La Sportiva Nucleo High II GTX Review
Compare prices at 2 resellers Pros: Excellent waterproofing, deep lugs for solid traction, heel brake in outsole
Cons: Average stability, difficult to lace up
Manufacturer: La Sportiva
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La Sportiva Nucleo High II GTX
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|Pros||Excellent waterproofing, deep lugs for solid traction, heel brake in outsole||Top-level hiking boot performance, excels in all metrics||Incredibly lightweight, comfortable||Well-cushioned, waterproof, durable||Good all around performance, lightweight, supportive and comfortable|
|Cons||Average stability, difficult to lace up||Expensive, not as great for hot and dry climates||Less durable than heavier models, thin sole||Heavy for their height, feet get especially sweaty||Could be more breathable, not great traction on smooth rock|
|Bottom Line||These high-ankle hiking boots are a great option for excellent waterproof protection in a relatively lightweight package||The gold standard of what a great hiking boot should be, and we heartily recommend it for those seeking the best possible performance on and off the trail||This mid-top hiking boot is ridiculously lightweight, though it offers excellent stability and traction for fast and light objectives||This affordable boot is super comfortable right out of the box and has the durability to go the distance||This boot brings a shoe-like comfort but with the support you would expect from a hiking boot|
|Rating Categories||La Sportiva Nucleo...||Salomon Quest 4 Gor...||Salomon X Ultra Mid...||Merrell Moab 2 Mid...||Salomon X Ultra Mid...|
|Water Resistance (15%)|
|Specs||La Sportiva Nucleo...||Salomon Quest 4 Gor...||Salomon X Ultra Mid...||Merrell Moab 2 Mid...||Salomon X Ultra Mid...|
|Weight (per pair)||2.41 lbs (size 43.5 EU)||2.90 lbs (size 11)||1.85 lbs (size 11)||2.48 lbs (size 10.5)||2.28 lbs (size 11)|
|Boot Type||Midweight hiker/backpacking boot||Midweight hiker/backpacking boot||Midweight hiker/backpacking boot||Midweight hiker/backpacking boot||Midweight hiker/backpacking boot|
|Width Options||Regular and wide||Regular||Regular||Regular and wide||Regular and wide|
|Waterproof Lining||GORE-TEX Surround||Gore-Tex||Gore-Tex||M Select DRY||Gore-Tex|
|Upper||Nubuck leather||Leather and nylon||PU coated leather||Suede leather, mesh||Waterproof PU coated leather|
|Last Board/Shank||Tempo||4D Chassis||Molded shank||Nylon arch shank||Molded shank|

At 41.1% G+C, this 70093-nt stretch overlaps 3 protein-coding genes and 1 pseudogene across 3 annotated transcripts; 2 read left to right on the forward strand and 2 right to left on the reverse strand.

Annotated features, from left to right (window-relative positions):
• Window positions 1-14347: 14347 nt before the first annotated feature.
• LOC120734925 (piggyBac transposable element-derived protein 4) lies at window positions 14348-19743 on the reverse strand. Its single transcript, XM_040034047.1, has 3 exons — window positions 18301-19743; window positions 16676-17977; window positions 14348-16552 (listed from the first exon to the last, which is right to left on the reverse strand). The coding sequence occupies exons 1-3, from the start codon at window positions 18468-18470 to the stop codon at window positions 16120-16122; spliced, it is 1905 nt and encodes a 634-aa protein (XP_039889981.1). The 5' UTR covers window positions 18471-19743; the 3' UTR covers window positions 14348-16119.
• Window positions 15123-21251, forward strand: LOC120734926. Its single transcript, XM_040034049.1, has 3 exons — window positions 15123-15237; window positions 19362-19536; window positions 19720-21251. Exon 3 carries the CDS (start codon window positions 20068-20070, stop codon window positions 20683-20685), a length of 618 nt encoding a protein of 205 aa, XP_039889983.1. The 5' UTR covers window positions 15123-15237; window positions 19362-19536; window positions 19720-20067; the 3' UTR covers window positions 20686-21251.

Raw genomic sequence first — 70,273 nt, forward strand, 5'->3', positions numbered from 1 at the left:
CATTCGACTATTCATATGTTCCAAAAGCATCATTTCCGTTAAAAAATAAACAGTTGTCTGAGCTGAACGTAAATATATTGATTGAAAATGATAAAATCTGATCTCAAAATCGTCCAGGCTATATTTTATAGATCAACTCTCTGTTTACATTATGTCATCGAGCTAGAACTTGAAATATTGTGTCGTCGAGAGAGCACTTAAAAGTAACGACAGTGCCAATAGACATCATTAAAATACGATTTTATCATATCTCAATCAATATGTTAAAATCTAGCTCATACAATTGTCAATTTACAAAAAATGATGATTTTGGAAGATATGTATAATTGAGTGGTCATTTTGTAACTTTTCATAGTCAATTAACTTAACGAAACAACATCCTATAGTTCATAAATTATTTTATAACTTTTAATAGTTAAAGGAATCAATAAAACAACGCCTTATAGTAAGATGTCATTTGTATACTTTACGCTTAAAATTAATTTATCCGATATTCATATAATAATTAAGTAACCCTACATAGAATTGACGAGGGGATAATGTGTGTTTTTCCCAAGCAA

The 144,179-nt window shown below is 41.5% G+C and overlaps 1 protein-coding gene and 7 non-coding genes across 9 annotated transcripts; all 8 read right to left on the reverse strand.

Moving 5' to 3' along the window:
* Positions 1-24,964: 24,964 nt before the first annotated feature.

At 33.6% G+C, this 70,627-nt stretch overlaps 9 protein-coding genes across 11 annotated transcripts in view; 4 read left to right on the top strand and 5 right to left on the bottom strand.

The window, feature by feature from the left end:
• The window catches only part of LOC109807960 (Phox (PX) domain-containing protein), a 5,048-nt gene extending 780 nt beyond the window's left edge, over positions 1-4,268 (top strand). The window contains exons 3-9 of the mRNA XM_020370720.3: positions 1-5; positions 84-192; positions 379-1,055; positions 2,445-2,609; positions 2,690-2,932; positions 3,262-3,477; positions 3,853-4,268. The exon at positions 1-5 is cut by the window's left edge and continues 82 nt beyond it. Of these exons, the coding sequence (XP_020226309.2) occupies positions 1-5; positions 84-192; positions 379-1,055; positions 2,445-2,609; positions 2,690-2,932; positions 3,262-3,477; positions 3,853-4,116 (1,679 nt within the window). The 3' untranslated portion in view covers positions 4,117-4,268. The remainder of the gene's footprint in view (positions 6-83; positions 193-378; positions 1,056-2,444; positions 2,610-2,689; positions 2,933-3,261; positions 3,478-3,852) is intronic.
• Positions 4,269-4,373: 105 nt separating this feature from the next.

|Midsole||Compression molded EVA||EnergyCell||SensiFit||EVA||Injected EVA|
|Sole||Vibram Nano XS-Trek rubber compound||Contagrip||Contagrip||Vibram TC5+ rubber||Non-marking ContaGrip|
Our Analysis and Test Results
With an understated combination of traditional style and modern footwear technology, these boots are made for stream-filled outings that require thorough waterproofness and traction. The nubuck leather upper is durable and abrasion-resistant, and the deep lugs create a reliable grip on trail surfaces. All-in-all, this model is a good option for those with narrower feet looking for a solid general-use boot.
These boots are comfortable for sure, just not the top of the pack. The compression-molded EVA midsole and thick, forgiving outsole provide comfort underfoot — it's a soft ride, but not so soft that it compromises support. They are also breathable with mesh-like panels on the inside and outside of the boot. We found that they lean toward accommodating a narrower foot, but they do come in wide sizes as well.
Though there is some nice padding around the ankle bone to protect from direct impact with sharp rocks, overall, the Nucleo don't have as much cushioning in the upper as other models, which was especially noticeable at the end of a long day on the trail. One of the most puzzling features of this shoe is the upper lace hooks. They are unnecessarily difficult to use, requiring a high degree of dexterity to loop the laces through. Our sense is that they are designed to stay laced up, but that didn't save us much time putting them on and taking them off. This boot is also less cushy than heavier-duty models, and the interior fabric at the ankle can be abrasive if your socks aren't high enough.